I agree with Zargon. I have done the same a/b thing evaluating vinyl and also CD and SACD. It is usually a pain to get the volumes corrected for gain when going back and forth between vinyl and CD/SACD. Even if you think you have done a good job making the adjustments, differences in vinyl and CD/SACD can be elusive in this type of comparison. Lot of factors to consider ie. cartridge, room, how good is your phono section/phono pre, TT setup, arm, the recording, room...the list goes on. But if you listen to vinyl for a couple of hours and then put in the same CDs, I'll bet you will find yourself feeling differently about vinyl. I would rather listen to vinyl and I have a modest rig (AR ES1 modded with AQ arm, Goldring 1042 cart.) I have an Arcam CD23 for CD and Denon 2910 for CD/SACD neither of which are shabby. I have well recorded albums and CDs and some that are not. Bottem line I listen to CD about 60-40 to LPs, out of conveinence. That being said, if you are happy with your CD playback hang in there with it. Vinyl is a pain compared to CD and unless you want to amass records pre 80's don't worry about it, just enjoy your music.
My experience has been that switching rapidly between one component and another obscures the differences we normally hear when we listen to one, pause, and then listen to the other. Or it may be that the second approach exaggerates the differences. But in terms of hearing the magic of vinyl that so many audiophiles describe, I am not surprised at the results you got given your evaluation methodology.
Your experience matches mine although my experimentations were done in the mid 80's. Analog can produce excellent sound, so too can CD digital. For a given recording one or the other may win out. I could not find a consistent difference to say that one is significantly better than the other (although CD digital seemed more durable and had a lower noise floor - no surface noise. CD digital has the potential for better dynamic range, however, this is rarely exploited on either medium).
If there is a difference then, IMHO, it is dwarfed by the individual differences in recording and mastering. I find CD's much more convenient as I listen to lots and lots of music.
I may have tin ears. ;-)
Arthur, if the ProJect and your Sony are close on 40 second comparisons I would say that the table is fairly well set up.
I would also go along with an earlier post suggesting you just relax and listen to music on the table. I too find I can't listen very long to cd whereas I can (and do) play LPs all night. It's over extended listening that you appreciate the absence of digital artifacts.
Having said that, my advice to someone without an existing vinyl collection is to stick with digital and if you need a new toy, buy a Squeezebox and rip your cds to your computer's hard drive.
Most of the music I enjoy most was released in the 70s and 80s (and earlier in the case of classical) and the cd re-issues were never mastered as carefully, so they are genuinely inferior to the original LPs.
I think one experiment you haven't done and hasn't been mentioned could be potentially useful: try to locate 5 or so of your favorite pieces of music, regardless of format. then try to find them on the other format. do your listening in a less analytical way, simply playing the music as you normally would. if there's a meaningful difference (to your ears) it really should jump right out at you. the point of the experiment is that since you are theoretically very familiar with the music, you are more likely to hear the differences between formats (if there are any).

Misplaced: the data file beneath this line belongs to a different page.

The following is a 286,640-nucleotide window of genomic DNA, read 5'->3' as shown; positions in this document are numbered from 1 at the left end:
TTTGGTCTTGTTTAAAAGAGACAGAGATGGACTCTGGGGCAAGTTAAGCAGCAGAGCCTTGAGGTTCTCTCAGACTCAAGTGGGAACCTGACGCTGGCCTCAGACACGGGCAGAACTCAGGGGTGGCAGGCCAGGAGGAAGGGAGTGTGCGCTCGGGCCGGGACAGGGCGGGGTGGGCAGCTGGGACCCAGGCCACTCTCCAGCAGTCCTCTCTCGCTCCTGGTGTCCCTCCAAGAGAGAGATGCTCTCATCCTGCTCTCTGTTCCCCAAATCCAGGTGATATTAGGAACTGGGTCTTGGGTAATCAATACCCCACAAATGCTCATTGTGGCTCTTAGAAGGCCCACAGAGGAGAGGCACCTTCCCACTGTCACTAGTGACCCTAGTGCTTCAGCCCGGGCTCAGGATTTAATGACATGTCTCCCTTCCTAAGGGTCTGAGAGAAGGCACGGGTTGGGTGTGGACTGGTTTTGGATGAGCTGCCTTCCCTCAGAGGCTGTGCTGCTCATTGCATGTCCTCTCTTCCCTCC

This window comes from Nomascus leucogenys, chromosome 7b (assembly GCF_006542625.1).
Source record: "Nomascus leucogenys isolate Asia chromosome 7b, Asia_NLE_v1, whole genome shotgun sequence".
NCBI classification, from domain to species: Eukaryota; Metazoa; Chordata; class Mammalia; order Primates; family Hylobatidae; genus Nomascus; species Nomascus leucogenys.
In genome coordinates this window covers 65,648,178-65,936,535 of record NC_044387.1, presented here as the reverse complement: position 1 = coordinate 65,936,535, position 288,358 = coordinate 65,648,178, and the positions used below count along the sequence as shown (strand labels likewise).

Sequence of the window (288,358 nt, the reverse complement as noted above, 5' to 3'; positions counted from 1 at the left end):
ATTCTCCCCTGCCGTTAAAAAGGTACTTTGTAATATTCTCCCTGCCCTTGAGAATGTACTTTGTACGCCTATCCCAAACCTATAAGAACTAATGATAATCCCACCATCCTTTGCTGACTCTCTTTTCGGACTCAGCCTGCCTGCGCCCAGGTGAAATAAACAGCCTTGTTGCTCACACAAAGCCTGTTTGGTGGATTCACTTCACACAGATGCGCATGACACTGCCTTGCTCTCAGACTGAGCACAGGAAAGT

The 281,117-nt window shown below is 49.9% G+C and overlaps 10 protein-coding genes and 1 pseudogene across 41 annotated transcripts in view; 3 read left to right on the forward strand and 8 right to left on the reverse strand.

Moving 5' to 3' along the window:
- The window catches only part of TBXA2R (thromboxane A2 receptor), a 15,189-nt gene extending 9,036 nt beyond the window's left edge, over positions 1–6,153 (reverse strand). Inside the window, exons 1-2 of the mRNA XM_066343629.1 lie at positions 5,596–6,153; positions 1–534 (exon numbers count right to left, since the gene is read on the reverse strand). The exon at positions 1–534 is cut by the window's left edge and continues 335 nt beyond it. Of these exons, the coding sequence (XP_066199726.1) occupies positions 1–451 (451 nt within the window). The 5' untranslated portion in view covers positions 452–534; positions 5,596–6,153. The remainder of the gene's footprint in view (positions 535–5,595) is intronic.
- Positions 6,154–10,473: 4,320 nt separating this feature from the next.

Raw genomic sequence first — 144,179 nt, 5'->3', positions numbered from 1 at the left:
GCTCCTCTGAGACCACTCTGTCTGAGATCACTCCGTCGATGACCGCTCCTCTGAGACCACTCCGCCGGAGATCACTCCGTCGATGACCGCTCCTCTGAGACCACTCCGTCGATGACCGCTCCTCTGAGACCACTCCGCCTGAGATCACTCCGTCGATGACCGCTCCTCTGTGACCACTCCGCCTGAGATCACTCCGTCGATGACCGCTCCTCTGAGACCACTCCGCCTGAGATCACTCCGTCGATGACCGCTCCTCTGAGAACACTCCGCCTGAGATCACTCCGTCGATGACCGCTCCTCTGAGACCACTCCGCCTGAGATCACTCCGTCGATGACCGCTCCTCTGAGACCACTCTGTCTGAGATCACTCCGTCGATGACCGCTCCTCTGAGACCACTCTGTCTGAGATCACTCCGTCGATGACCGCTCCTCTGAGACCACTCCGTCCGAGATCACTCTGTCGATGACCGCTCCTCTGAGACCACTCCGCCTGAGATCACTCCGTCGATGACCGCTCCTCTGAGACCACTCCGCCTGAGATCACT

it seems to me that all of the talk about the quality of the pressings and masterings etc., while relevant, ultimately are a distraction from what you're trying to determine; those issues are present with both digital and LPs and you're trying to figure out something which transcends that question.
Good experiment Arthur. This is what I envision as part of the audio hobby: trying out different things and relaying the experience.
I just bought a new VPI Scout / JMW 9 tonearm / Dynavector DV20XL cart / Dynavector P-75 phono and have done comparisons with new vinyl and its corresponding SACD version. I like vinyl better - haven't really disected why.
Do not try to analyze what is happening - just listen and enjoy. The difference, if there is one, will really jump out at you when you switch back.
So True, so true.
Anyone prefer gold and bartering with real commodities to the convenience of cash and credit cards...?
One is real and the other is a mathematical representation ...kinda like the difference between Analog and Digital. (LOL, perhaps I need to play my Matrix DVD again, I haven't watched it for a while!)
I like your testing methadology.
I have heard that the Sumiko Blue Point cartridges have a CD sound. Don't know if I agree but with my setup my vinyl and CD are very close. I enjoy both formats.
Vinyl Project RM4 with a Sumiko Blue Point cart into the onboard phono pre of a Musical Fidelity A308 integrated using Synergistic Research Kaladiscope Phase I active cables.
I put my modest vinyl rig up aginst a Theta Digital Data Basic II Transport connected to a Musical Fidelity Tri-Vista 21 DAC with a Synergistic Reaearch Digital Corridor Phase II Active cable. Using a SR Kaladiscope Phase I active to the MF A308 integrated.
I have about 150 albums that I collected in the later 70's and early to mid 80's. These are the only reason I even decided to go with a vinyl setup.
IMHO if you have no need to go with vinyl as in the fact that all of the music you want to listen to is on CD then stick with CD and don't put your self through the trials and tribulations that a vinyl setup brings.
Used Lp's = $1 at my local Record Exchange.